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Mystery In Motion: The Story Of An Ancient Woman As Told By The FM Ballet

FM Ballet Unveiling Nimuué

Photos by Lacey Gasper, costumes by Suzanne Spiese

Inside Gasper’s School of Dance, the delicate face of Nimuué or “Lady of the Lake” peered down at Matthew Gasper, artistic director of the FM Ballet, from the confines of an elongated canvas. The sliver of her face represents the notion of a woman who, by some estimates, explored North America before the Pharaohs ruled over Egypt.

Matt Gasper FM Ballet

Matt Gasper | Hanging on the wall in his office, the portrait by Marcella Rose represents Gasper’s initial interest in the story of Nimuué

Gasper explained his initial interest in developing a ballet based on the story of an ancient skeleton unearthed in the early 1930s between Pelican Rapids, Minnesota, and Detroit Lakes, Minnesota. Inspired by the artist who created the painting hanging behind him, Gasper received a glimpse of the ancient adventurers’ life when he experienced the artwork of Pelican Rapids native, Marcella Rose.

“Unveiling Nimuué”

September 21 at 7:30 p.m.
Historic Holmes Theatre
826 Summit Ave., Detroit Lakes, Minn.
To reserve your tickets, visit dlccc.org/holmes.

The Muse of History

The more that’s uncovered about Nimuué and her journey to the glacial landscape of the region, the more questions are raised. While it may never be determined exactly when she lived or where she was from, Rose has achieved detail finer than any scientific experiment could discern through her paintings and sculptures.

“As a dancer and choreographer, art really motivates me a lot, so looking at different paintings like this one of Nimuué helps develop the mood and shape of a ballet,” said Gasper. “For example, this picture here, it’s the colors, but it’s also the flowing of the brush strokes that I look at. I see water, I see ice, I see stress with the red but also peace within her face.”

FM Ballet Unveiling Nimuué

Like many area artists inspired by the story of Nimuué, Gasper utilized his craft to bring movement to a story preserved only through the bones of a young woman from before recorded history. Under the direction of Gasper, the FM Ballet will perform an original continuation of the full-length ballet called “Spirit Rising” on September 21. The performance will take place during an event called “Unveiling Nimuué” at the Historic Holmes Theatre in Detroit Lakes, and will feature a contemporary style with aspects of the elements, nature and Nimuué’s exploration of the terrain.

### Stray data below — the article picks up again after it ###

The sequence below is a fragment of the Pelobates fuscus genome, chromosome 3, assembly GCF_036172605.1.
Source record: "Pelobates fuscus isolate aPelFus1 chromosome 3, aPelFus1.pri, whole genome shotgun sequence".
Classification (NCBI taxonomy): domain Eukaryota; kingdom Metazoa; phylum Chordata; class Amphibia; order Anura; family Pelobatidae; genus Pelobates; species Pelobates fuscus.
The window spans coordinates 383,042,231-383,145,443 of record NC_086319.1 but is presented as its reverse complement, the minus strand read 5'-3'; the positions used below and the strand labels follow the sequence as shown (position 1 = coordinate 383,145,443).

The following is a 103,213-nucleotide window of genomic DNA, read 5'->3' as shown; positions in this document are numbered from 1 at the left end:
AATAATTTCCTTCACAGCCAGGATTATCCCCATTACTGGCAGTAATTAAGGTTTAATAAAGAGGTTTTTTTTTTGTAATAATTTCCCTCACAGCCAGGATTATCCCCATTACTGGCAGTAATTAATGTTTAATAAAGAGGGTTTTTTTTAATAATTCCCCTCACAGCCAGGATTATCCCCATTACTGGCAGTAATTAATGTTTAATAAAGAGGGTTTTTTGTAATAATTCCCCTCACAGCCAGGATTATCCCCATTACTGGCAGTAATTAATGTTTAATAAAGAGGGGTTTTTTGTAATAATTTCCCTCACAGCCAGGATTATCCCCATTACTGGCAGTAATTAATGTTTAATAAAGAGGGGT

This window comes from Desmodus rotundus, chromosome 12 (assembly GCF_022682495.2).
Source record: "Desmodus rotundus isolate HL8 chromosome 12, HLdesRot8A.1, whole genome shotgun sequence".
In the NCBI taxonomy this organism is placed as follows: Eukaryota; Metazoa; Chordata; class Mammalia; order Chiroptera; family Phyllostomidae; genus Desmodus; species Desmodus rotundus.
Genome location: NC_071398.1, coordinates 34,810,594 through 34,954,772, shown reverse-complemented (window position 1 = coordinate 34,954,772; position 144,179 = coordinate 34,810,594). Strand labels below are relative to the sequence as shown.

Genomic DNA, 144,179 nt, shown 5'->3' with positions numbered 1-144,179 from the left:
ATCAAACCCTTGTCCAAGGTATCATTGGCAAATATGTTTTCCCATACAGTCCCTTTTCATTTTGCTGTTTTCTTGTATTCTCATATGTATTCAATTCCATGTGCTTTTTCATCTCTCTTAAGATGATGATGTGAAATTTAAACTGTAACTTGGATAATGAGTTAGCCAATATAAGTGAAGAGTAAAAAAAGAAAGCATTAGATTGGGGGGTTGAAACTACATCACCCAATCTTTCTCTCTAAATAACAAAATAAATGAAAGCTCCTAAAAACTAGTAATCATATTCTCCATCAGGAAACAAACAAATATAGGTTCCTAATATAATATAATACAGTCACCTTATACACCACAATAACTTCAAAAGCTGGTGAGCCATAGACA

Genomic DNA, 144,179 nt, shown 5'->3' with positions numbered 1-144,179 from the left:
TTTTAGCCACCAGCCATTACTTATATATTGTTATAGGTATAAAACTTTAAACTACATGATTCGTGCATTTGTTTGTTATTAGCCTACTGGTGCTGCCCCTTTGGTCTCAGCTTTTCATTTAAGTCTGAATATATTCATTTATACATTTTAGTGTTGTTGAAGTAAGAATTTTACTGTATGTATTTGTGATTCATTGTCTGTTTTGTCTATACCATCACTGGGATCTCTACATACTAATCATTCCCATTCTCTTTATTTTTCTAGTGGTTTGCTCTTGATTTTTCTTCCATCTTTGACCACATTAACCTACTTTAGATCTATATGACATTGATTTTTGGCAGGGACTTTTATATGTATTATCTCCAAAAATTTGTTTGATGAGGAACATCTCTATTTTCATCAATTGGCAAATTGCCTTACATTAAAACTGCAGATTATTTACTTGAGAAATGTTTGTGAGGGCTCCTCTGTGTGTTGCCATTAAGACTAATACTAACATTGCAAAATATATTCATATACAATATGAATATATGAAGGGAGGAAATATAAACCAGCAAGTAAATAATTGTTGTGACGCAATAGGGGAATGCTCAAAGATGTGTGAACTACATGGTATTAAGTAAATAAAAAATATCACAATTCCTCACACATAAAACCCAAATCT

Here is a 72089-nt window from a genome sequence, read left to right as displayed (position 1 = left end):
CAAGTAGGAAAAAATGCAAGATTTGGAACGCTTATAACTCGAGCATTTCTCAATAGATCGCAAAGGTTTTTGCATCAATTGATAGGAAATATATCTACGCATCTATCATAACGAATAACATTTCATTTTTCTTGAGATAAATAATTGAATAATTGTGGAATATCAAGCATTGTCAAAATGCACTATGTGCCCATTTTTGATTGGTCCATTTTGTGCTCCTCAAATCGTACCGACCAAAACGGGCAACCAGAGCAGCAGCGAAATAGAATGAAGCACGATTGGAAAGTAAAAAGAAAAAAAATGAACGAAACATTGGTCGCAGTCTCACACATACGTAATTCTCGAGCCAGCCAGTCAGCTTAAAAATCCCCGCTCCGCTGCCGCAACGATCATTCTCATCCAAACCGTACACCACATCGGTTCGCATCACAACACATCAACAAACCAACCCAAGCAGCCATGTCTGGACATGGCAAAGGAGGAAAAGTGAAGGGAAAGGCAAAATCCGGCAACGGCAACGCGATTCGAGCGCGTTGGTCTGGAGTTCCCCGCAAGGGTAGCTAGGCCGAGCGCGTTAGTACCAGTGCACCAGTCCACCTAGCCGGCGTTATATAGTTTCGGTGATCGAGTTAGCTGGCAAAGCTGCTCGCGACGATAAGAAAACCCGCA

“The story is really open ended and it’s as creative as we want it to be, but we also want to be as true as we can to the facts of the archeological find. Phletus especially is very into the detail, he’s a scientist first,” said Gasper about Phletus Williams, composer of the original piano accompaniment to be used during the FM Ballet’s performance.

Preserving a Forgotten Story

Serving as head of the Glacial Minnesota Woman Organization (GMWO) with his wife, Williams and a group of volunteers have been working to preserve and understand the story of Nimuué, the name they coined after investigating the story some know as “Minnesota Woman.” The Williams couple also introduced the tale of Nimuué to artist Rose, who joined the GMWO as creative director after dedicating her artistic inspiration exclusively to the tale of Nimuué.

Since she was discovered on the sight of Highway 59 in 1931, the curious story of the perfectly preserved body went unheard for the most part with details of the woman’s life constantly shifting from the results of one science experiment to another. While her remains were buried ceremoniously by the Dakota Sioux, thus halting further research, her story is kept alive through the work of artists and activists. For Gasper, creating a ballet based on Nimmué comes from the desire to not only dazzle the eyes but also open the mind to perspectives of a woman at the brink of humanity.

“That’s what I look forward to every time we hit the stage, is for that moment of inspiration from a little kid looking up at a ballerina and thinking ‘that’s it,'” said Gasper. “I think that goes for any live performance, you get the inspiration to want to do that, to be that graceful, do that many turns, or jump that high. That is why one, I liked performing when I used to dance and two, why I like watching the audience during a performance.”

Written by Ethan Mickelson

Ethan Mickelson is an intern for Bison Illustrated, Fargo Monthly's sister publication. He grew up on a farm just outside of Rolla, North Dakota, and is currently a junior at NDSU majoring in strategic communications. The start of his journalism career was writing for his hometown newspaper, the Turtle Mountain Star. When he isn’t working in the office, Michelson is enjoying the leisure life, as he loves the outdoors and camping.

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